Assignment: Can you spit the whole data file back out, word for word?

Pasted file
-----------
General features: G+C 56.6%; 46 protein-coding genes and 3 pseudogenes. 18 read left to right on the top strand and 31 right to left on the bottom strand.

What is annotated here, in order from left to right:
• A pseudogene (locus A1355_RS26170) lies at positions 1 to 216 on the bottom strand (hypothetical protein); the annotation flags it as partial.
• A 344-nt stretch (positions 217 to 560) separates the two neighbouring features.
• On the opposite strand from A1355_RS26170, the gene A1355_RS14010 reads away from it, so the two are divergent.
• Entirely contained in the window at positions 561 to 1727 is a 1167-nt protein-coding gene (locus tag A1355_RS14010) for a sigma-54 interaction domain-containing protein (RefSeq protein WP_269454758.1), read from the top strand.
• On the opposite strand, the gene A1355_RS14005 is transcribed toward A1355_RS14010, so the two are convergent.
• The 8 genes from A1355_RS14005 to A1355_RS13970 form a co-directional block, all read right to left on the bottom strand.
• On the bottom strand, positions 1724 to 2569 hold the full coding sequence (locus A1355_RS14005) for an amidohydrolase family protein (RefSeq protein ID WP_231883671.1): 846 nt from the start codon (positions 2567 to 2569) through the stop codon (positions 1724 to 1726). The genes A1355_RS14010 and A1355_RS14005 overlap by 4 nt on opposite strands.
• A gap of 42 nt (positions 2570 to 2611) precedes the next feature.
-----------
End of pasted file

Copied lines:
General features: G+C 56.6%; 46 protein-coding genes and 3 pseudogenes. 18 read left to right on the top strand and 31 right to left on the bottom strand.

What is annotated here, in order from left to right:
• A pseudogene (locus A1355_RS26170) lies at positions 1 to 216 on the bottom strand (hypothetical protein); the annotation flags it as partial.
• A 344-nt stretch (positions 217 to 560) separates the two neighbouring features.
• On the opposite strand from A1355_RS26170, the gene A1355_RS14010 reads away from it, so the two are divergent.
• Entirely contained in the window at positions 561 to 1727 is a 1167-nt protein-coding gene (locus tag A1355_RS14010) for a sigma-54 interaction domain-containing protein (RefSeq protein WP_269454758.1), read from the top strand.
• On the opposite strand, the gene A1355_RS14005 is transcribed toward A1355_RS14010, so the two are convergent.
• The 8 genes from A1355_RS14005 to A1355_RS13970 form a co-directional block, all read right to left on the bottom strand.
• On the bottom strand, positions 1724 to 2569 hold the full coding sequence (locus A1355_RS14005) for an amidohydrolase family protein (RefSeq protein ID WP_231883671.1): 846 nt from the start codon (positions 2567 to 2569) through the stop codon (positions 1724 to 1726). The genes A1355_RS14010 and A1355_RS14005 overlap by 4 nt on opposite strands.
• A gap of 42 nt (positions 2570 to 2611) precedes the next feature.